US authorities have indicted two Chinese men with cyber espionage charges on Thursday last week for allegedly stealing corporate data and commercial secrets from companies across 12 different countries.
The indictment referenced Zhu Hua and Zhang Shillong, who prosecutors said were acting “in association with the Chinese Ministry of State Security”.
According to the unsealed indictment, both individuals were working for the Advanced Persistent Threat 10 hacking group (the APT10 Group) and for another a company called Huaying Haitai.
Both men, officials said, were accused of hacking into computer systems and committing wire fraud and identity theft.
The hackers reportedly infiltrated the computers of more than 45 companies in 12 states, including a number of companies within the UK and the US.
The hacking group also broke into computer systems connected to the US Navy and were able to steal data from more than 100,000 US Navy personnel.
The hackers used a technique known as ‘spear phishing’ to install malicious Microsoft Word documents, the indictment read.
Economic competitiveness between China and the U.S.
“China’s goal, simply put, is to replace the US as the world’s largest global superpower”, FBI Director Christopher Wray said. “No country poses a broader, more severe long-term threat” to the United States than China, Wray added.
US and British authorities said that China had violated its 2015 agreement to crack down on cyber espionage for military or commercial purposes.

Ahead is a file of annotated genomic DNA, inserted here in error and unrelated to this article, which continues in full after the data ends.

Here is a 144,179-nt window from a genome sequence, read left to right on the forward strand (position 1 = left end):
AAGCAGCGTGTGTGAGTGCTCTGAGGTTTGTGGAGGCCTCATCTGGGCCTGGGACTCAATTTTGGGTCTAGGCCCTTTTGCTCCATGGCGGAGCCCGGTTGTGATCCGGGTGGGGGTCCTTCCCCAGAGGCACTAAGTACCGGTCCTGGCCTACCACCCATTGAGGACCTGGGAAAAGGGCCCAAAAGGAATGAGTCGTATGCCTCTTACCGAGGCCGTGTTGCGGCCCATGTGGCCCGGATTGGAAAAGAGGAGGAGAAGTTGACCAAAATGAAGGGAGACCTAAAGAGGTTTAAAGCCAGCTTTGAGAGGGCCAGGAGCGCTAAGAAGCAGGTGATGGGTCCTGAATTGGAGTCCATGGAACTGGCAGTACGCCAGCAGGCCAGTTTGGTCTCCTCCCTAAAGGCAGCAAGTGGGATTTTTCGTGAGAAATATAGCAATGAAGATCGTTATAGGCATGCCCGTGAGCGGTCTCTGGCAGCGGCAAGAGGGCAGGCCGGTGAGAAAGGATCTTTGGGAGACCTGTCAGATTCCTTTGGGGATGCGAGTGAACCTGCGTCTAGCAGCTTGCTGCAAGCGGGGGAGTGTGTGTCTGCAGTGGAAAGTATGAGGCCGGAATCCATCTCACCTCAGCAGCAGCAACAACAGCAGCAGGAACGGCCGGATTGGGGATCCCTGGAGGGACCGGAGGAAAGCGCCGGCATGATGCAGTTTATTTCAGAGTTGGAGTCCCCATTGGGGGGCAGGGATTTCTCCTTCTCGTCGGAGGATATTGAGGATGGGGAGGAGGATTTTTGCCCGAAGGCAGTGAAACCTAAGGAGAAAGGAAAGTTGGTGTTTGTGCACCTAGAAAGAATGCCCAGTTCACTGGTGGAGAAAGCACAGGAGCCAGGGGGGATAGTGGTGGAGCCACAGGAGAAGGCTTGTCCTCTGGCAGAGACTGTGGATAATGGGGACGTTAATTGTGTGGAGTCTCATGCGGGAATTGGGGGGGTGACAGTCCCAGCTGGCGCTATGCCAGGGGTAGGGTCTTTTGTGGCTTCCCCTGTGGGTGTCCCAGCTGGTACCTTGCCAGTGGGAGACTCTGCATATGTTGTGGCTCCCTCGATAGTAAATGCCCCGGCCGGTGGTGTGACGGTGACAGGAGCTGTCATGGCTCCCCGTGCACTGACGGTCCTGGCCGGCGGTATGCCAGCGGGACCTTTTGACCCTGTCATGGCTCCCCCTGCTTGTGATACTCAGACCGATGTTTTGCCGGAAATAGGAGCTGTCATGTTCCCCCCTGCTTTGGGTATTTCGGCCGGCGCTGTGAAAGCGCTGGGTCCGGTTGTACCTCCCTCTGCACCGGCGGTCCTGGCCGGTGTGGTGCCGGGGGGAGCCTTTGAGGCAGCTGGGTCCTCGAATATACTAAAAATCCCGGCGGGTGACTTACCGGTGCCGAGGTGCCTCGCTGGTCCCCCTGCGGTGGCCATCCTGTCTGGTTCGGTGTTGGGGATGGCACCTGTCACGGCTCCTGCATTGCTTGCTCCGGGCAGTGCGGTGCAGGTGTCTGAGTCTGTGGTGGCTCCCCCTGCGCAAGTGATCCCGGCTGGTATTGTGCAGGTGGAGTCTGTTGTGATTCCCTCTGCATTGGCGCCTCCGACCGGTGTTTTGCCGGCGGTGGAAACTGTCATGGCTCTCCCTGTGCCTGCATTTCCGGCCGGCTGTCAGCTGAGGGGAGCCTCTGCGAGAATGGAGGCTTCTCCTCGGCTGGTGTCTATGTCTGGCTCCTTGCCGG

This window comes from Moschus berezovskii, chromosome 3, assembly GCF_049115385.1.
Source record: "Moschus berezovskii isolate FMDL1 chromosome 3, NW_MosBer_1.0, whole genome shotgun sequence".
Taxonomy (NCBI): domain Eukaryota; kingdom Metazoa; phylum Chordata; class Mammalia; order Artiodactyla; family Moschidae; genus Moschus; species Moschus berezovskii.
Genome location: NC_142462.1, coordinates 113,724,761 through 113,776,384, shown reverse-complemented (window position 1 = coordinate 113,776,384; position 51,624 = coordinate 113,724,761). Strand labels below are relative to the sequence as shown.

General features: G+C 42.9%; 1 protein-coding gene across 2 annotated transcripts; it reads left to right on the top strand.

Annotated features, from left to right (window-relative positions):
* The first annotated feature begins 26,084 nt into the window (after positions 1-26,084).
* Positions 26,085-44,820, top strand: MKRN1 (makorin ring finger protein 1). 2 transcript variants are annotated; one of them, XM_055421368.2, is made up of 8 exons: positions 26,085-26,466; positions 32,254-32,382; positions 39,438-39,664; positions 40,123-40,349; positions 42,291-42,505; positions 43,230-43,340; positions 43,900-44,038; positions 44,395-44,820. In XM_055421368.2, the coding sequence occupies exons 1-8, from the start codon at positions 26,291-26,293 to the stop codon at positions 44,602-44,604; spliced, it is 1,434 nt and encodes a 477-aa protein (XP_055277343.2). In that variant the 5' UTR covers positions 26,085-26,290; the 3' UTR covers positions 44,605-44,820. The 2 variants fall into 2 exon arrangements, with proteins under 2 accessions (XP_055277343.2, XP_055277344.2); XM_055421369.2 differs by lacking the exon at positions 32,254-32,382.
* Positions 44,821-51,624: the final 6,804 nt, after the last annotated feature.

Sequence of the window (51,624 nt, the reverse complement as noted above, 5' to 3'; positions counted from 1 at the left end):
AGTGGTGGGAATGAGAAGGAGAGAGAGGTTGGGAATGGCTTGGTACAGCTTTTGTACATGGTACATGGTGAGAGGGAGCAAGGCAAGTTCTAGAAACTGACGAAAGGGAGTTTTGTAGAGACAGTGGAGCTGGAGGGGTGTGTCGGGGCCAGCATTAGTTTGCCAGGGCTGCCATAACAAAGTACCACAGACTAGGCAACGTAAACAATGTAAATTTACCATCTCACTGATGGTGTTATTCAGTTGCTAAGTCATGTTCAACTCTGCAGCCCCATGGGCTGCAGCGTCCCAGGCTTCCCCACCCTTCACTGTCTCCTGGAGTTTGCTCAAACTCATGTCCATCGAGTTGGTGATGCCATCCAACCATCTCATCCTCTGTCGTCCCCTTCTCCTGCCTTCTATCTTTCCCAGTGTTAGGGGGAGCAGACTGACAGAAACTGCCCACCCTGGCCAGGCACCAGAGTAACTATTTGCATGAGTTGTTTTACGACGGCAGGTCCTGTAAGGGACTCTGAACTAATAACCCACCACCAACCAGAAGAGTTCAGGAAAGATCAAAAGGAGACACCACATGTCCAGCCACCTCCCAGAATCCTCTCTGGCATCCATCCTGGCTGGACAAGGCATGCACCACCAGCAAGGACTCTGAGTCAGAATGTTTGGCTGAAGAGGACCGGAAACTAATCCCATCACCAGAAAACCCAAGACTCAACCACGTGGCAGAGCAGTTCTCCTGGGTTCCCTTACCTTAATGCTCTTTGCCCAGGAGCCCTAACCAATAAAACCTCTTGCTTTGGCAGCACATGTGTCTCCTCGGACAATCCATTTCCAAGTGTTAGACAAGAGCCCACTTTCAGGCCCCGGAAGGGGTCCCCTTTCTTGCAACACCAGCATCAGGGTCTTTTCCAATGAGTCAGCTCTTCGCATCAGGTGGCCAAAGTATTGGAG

According to an Economic Times report, US Secretary of state Mike Pompeo and Kristjen Nielsen said in a joint statement that the hacks “present a very real threat to the economic competitiveness of companies in the United States and around the globe”.
“We strongly urge China to abide by its commitment to act responsibly in cyberspace and reiterate that the United States will take appropriate measures to defend our interests”.
China’s response to cyber espionage accusations
China has responded to the allegations by denying the charges.
According to the Times report, Hua Chunying, the spokesperson for China’s foreign ministry, said: “The Chinese government has never participated in or supported anyone in any form in stealing trade secrets.”
She also accused the US of indulging in cyber espionage against China and other countries.
“For a long time, it has long been an open secret for the relevant departments of the United States to conduct large-scale and organised network theft and monitoring of the activities of foreign governments, enterprises, and individuals,” she said.
“The US side has blamed China for its unwarranted nickname in the name of “cyber stealing”. It is purely a slap in the face and deceives itself. China will never accept it,” she said.
The latest charges add to the current on-going trade tension between the US and China.